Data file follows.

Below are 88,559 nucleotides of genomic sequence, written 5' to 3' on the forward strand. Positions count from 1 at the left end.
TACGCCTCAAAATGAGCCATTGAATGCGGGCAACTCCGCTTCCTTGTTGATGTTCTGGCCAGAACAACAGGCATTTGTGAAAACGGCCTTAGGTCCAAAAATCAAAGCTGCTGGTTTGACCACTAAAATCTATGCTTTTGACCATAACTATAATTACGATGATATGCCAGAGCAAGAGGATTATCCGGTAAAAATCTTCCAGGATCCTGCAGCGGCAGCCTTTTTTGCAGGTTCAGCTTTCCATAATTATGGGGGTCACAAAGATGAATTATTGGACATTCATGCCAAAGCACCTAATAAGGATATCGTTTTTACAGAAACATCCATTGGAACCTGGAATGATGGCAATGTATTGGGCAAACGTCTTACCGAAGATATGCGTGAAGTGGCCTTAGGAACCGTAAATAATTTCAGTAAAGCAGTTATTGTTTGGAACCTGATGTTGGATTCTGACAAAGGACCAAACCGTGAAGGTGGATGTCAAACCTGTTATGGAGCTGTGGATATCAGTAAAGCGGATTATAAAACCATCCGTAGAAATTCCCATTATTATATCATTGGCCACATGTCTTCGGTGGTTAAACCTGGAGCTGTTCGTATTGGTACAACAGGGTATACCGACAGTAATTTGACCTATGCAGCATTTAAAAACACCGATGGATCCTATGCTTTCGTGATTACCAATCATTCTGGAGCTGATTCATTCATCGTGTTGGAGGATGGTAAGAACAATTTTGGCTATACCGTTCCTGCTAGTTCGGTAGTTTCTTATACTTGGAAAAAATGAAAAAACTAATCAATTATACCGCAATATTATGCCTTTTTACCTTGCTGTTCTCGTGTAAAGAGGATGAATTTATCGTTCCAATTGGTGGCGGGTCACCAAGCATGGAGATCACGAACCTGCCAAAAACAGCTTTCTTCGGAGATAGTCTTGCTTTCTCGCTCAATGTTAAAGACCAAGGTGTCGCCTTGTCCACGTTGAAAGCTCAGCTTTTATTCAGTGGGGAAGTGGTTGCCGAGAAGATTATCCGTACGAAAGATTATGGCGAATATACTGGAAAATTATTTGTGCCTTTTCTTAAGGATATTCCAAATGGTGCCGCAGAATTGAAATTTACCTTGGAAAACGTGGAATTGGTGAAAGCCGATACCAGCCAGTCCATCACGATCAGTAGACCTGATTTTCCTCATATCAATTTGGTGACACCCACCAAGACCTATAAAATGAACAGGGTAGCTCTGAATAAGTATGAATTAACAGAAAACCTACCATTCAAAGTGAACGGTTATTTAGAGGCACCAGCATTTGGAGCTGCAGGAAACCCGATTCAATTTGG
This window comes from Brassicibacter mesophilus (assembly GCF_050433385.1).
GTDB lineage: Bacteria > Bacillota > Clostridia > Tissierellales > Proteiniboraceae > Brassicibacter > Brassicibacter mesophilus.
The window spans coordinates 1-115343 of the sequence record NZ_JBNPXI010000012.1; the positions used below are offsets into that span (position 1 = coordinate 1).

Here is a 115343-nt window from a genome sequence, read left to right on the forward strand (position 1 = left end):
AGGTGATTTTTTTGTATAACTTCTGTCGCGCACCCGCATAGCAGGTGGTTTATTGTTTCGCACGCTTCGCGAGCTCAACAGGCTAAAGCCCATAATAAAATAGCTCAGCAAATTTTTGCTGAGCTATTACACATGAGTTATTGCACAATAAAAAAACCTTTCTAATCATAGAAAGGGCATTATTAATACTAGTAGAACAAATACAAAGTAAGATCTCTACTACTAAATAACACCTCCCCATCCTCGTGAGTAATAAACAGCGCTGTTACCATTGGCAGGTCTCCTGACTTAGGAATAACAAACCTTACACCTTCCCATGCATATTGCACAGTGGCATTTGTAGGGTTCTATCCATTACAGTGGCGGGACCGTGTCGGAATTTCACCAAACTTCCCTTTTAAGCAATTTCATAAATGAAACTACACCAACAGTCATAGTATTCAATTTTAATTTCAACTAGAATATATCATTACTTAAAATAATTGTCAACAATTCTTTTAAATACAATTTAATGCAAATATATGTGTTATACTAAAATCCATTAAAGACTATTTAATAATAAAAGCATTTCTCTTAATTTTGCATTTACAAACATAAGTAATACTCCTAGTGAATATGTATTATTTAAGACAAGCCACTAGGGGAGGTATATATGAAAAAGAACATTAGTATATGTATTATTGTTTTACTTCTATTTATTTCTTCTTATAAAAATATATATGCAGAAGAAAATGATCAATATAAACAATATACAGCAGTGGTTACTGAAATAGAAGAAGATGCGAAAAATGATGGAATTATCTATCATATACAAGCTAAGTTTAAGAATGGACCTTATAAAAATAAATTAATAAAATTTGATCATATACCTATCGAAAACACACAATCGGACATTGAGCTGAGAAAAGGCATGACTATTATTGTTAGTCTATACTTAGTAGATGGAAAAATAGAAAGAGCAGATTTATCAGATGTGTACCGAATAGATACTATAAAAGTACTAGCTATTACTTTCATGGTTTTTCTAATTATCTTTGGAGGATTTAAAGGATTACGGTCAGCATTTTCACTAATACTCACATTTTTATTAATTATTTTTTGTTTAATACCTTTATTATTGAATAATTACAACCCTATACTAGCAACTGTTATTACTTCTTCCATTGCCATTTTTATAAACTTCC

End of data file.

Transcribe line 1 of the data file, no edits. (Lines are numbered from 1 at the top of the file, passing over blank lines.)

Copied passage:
Below are 88,559 nucleotides of genomic sequence, written 5' to 3' on the forward strand. Positions count from 1 at the left end.